Sometimes your weight can be used as a scapegoat, as in, “My life would be wonderful if I just lost X pounds.” But the people sitting in the hotel room in Portland, Oregon knew first-hand that losing weight didn’t equate to immediate happiness.
The bulk of people in this emotionally charged session at FitBloggin ’13 aptly named, “Dealing with your “Before” now that you’ve reached your “After” had lost significant amounts of weight ranging from 40 to almost 200 pounds.
“I lost 124 lbs. That’s a whole person,” said Kelly Espita leading the conversation. By going to Weight Watchers and joining a Crossfit class her pounds shed quickly, but the emotional weight remained.
No Longer Invisible
“When I was no longer invisible, I kind of wanted to be invisible again,” she said to heads nodding in agreement.
It seems like a paradox – how someone could be over 200 lbs. and feel invisible. Aren’t they the largest ones in the room? But as person after person explained, when you’re heavy it feels like people avoid looking at you in an attempt to be polite. Men ignore you to try to date your thinner friend. Once you become fit, suddenly people you’ve never met before are complimenting you and everyone seems friendly, and you wonder why they weren’t friendly when you were heavy.
Susan (Foodfoodbodybody.com) said, “When you’ve been invisible for so long, you feel like ‘Hello, where were you?’ When people are nice to you after you have lost the weight, I get pissed off. You get upset on behalf of your ‘before’, your former self.”
A widow mentioned that after her husband died she lost a lot of weight and men began to flirt with her, and it was just jarring. People shifted in their chairs and looked away.
Emotions in the room were raw and vulnerable. No one it seemed had any idea how many feelings would be released once they got fit. Trainers and dieticians could help you reach the goal but once you obtained your ideal weight there was a sense of abandonment. I lost the weight…now what?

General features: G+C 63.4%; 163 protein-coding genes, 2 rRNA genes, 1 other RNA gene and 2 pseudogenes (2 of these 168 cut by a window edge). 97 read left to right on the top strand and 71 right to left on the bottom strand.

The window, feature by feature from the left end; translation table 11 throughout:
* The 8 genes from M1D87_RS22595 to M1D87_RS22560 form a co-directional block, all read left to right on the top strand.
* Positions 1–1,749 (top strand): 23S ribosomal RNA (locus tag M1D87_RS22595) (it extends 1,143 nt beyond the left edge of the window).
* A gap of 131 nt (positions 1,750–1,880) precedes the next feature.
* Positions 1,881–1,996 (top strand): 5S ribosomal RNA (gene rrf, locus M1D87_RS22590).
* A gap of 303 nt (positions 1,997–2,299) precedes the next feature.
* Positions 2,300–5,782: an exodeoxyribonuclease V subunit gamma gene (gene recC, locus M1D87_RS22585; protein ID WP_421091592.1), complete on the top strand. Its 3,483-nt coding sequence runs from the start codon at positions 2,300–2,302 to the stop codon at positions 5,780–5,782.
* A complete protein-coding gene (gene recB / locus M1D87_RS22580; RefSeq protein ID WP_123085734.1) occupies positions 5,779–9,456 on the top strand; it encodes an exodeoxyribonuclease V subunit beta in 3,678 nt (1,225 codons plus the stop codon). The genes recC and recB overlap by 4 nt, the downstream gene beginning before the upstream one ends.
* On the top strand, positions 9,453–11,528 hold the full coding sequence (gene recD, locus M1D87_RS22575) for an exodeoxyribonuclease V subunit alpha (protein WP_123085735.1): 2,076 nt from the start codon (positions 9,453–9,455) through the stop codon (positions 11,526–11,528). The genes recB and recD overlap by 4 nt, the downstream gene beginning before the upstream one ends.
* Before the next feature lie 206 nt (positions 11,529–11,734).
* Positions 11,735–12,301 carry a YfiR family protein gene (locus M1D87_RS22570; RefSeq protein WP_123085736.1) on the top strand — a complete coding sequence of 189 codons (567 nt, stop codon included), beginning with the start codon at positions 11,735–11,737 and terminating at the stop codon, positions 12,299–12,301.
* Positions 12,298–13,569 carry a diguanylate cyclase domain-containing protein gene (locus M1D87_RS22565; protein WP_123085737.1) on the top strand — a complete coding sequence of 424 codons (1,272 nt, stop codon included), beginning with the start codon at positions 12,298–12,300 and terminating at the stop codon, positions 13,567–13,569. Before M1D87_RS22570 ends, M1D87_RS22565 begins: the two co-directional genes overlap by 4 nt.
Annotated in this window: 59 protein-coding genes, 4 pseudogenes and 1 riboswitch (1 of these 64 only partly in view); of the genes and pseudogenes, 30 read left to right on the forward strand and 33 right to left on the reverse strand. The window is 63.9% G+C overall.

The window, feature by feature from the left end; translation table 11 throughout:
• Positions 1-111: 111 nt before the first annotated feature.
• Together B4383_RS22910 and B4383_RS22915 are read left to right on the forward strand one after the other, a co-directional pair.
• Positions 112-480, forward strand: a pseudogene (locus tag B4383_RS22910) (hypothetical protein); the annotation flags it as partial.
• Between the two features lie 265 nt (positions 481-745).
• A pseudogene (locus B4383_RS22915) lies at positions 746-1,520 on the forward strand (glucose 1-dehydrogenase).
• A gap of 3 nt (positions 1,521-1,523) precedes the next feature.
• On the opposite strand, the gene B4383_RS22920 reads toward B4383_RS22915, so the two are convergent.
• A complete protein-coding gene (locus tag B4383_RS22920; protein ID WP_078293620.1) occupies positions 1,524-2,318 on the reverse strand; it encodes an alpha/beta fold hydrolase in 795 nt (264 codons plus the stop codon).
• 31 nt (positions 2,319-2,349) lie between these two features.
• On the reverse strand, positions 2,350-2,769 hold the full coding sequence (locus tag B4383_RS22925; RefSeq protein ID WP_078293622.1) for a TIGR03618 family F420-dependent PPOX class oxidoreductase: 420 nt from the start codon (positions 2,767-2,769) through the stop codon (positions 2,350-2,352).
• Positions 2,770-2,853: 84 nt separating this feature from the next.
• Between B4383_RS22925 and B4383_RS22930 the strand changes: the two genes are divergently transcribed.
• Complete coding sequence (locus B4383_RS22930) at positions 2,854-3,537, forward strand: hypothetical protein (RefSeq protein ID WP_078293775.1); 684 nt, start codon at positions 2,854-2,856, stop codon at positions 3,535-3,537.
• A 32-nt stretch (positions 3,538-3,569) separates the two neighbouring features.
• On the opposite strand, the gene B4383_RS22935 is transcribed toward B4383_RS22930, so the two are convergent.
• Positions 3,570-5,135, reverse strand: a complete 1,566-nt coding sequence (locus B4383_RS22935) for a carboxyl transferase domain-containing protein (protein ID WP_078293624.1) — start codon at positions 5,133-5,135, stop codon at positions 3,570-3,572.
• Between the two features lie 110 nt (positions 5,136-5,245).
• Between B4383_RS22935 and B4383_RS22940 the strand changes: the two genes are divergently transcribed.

Dani Holmes-Kirk (@irisheyes1982): So, I didn’t really have tough times growing up. I just never liked myself and I was never happy. I was one of those people who thought ‘If I just lose the weight, everything’s gonna be awesome’. And then I realized that just wasn’t the case.”
Kelly echoes her statement, “I’m trying to find myself. When the protective layer of fat is gone, that’s when the real stuff starts. And it’s hard.”
The Real Stuff
Certain fears and ideas kept getting mentioned, they included:
- While happy to have lost the weight, there was an overwhelming desire to be unnoticed again
- Intense fear of gaining all the weight back
- Feeling undeserving of friendship
- After always being known as the “funny fat girl” now what would my identity be?
- Intense fear of social situations – not sure how to handle compliments, flirtations and thinking the person is only being nice because I’m in shape
Sitting in the room and looking around it was hard to imagine that some of these women and men were ever heavy a day in their life, they looked healthy and chiseled even. But some found it difficult accepting their new identity as fit and continued to perceive themselves as obese.
Brooke (BrookeNotOnADiet.com) “I lost 177 lbs with Weight Watchers. When I was 327 lbs I felt like I wasn’t good enough. And I still feel that right now. I don’t feel like I’m worthy of friendship.”
Some people felt if they lost weight people wouldn’t like them as much. Another person had to stop hanging around some of her friends because they only wanted to meet in restaurants and bars, and those were situations she wanted to avoid.
Others offered advice about how they handled the changes. After losing 160 lbs, David (Keepitupdavid.wordpress.com) said, “Then came the attention and the social situations and I just remembered I don’t need to put pressure on myself to make a certain impression. I just decided to show up. It’s worked really well because there’s no sense of failure when there’s no sense of expectation.”
I Lost the Weight. Now What?
Now that the weight was gone as well as the excuse as to why life wasn’t perfect, the group suggested the following things to people dealing with these emotions right now:
- Accept yourself no matter what the weight on the scale said that day. If you can make peace with yourself when you are 230 lbs. it will be that much easier when you are 130 lbs.
- Consistently choose healthy eating and exercise as a lifestyle. That is the only way to avoid yo-yo dieting and remove the fear of gaining all the weight back.
- Force yourself to get into social situations to regain confidence and make supportive friends. You are no longer invisible and that’s a good thing, because you’re someone worth knowing at any weight.
How about you? If you lost weight, how did it impact your life? Did you feel similar emotions?
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